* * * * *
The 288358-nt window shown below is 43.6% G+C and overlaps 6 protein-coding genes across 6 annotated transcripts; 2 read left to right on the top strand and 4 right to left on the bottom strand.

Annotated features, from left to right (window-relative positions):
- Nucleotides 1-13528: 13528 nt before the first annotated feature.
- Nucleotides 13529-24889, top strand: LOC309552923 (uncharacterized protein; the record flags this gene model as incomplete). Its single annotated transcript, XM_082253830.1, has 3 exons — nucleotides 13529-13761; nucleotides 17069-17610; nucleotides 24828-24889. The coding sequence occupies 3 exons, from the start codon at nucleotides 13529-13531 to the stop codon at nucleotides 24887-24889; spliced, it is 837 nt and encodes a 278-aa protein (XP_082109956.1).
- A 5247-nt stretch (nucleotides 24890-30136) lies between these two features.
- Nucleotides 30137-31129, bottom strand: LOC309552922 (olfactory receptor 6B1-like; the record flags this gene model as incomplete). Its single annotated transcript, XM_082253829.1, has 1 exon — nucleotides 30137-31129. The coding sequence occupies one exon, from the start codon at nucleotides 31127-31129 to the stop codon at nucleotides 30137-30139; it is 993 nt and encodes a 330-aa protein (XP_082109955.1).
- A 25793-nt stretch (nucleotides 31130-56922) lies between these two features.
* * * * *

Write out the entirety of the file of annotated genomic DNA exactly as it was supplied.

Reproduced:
The 288358-nt window shown below is 43.6% G+C and overlaps 6 protein-coding genes across 6 annotated transcripts; 2 read left to right on the top strand and 4 right to left on the bottom strand.

Annotated features, from left to right (window-relative positions):
- Nucleotides 1-13528: 13528 nt before the first annotated feature.
- Nucleotides 13529-24889, top strand: LOC309552923 (uncharacterized protein; the record flags this gene model as incomplete). Its single annotated transcript, XM_082253830.1, has 3 exons — nucleotides 13529-13761; nucleotides 17069-17610; nucleotides 24828-24889. The coding sequence occupies 3 exons, from the start codon at nucleotides 13529-13531 to the stop codon at nucleotides 24887-24889; spliced, it is 837 nt and encodes a 278-aa protein (XP_082109956.1).
- A 5247-nt stretch (nucleotides 24890-30136) lies between these two features.
- Nucleotides 30137-31129, bottom strand: LOC309552922 (olfactory receptor 6B1-like; the record flags this gene model as incomplete). Its single annotated transcript, XM_082253829.1, has 1 exon — nucleotides 30137-31129. The coding sequence occupies one exon, from the start codon at nucleotides 31127-31129 to the stop codon at nucleotides 30137-30139; it is 993 nt and encodes a 330-aa protein (XP_082109955.1).
- A 25793-nt stretch (nucleotides 31130-56922) lies between these two features.